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BYU senior Riley Creer, studying mechanical engineering, drinks milk outside of the Ernest L. Wilkinson Student Center on Wednesday, Nov. 15, 2017, on the campus of Brigham Young University in Provo. Isaac Hale, Daily Herald

Trading in 2% for lower-fat milk could lead to cells appearing younger, according to a study from Brigham Young University.

“The differences were not minute,” said Larry Tucker, a professor in the College of Life Sciences at BYU.

Tucker is the sole author of “Milk Fat Intake and Telomere Length in U.S. Women and Men: The Role of Milk Fat Fraction,” published in Oxidative Medicine and Cellular Longevity. The study sampled 5,834 adults in the nation to identify what type of milk they drank, how often they drank it and how long their telomeres are.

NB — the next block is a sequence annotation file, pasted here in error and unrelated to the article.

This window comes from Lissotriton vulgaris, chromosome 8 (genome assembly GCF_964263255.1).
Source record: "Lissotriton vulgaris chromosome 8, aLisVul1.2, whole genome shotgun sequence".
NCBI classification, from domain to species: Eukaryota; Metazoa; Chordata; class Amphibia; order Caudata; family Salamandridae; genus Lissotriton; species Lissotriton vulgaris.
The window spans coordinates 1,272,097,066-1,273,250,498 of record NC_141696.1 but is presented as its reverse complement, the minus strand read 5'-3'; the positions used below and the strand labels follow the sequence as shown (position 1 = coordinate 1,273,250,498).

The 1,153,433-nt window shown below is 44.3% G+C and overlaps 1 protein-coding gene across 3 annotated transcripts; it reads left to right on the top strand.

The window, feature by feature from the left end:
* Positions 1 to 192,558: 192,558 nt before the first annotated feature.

Telomeres, which cap off chromosomes, are used to essentially identify how young cells appear.

“A simple analogy is that telomeres function like the caps that protect the ends of shoe laces,” the study reads. “Over time, as cells divide, telomeres become progressively and predictably shorter.”

People with shorter telomeres tend to have more chronic diseases than those who have longer ones, according to the paper.

The research found that adults who drink full-fat or 2% milk have significantly shorter telomeres than adults who drink nonfat or 1% milk. That relationship between the fat content of milk and the length of someone’s telomeres was the strongest among adults who drink milk at least once a day.

Tucker said milk adds a lot of calories to diets. He’s not surprised by the results.

“There is amazing differences in the saturated fat content between whole fat milk and skim milk,” he said.

Tucker, who said he eats his cereal with skim milk, said people can be deceived by milk because they don’t realize its fat percentage is calculated by weight, not by calories. While milk may be 2% fat by weight, he said, it could be about 36% fat in relation to calories.

Braley Dodson covers health and education for the Daily Herald.

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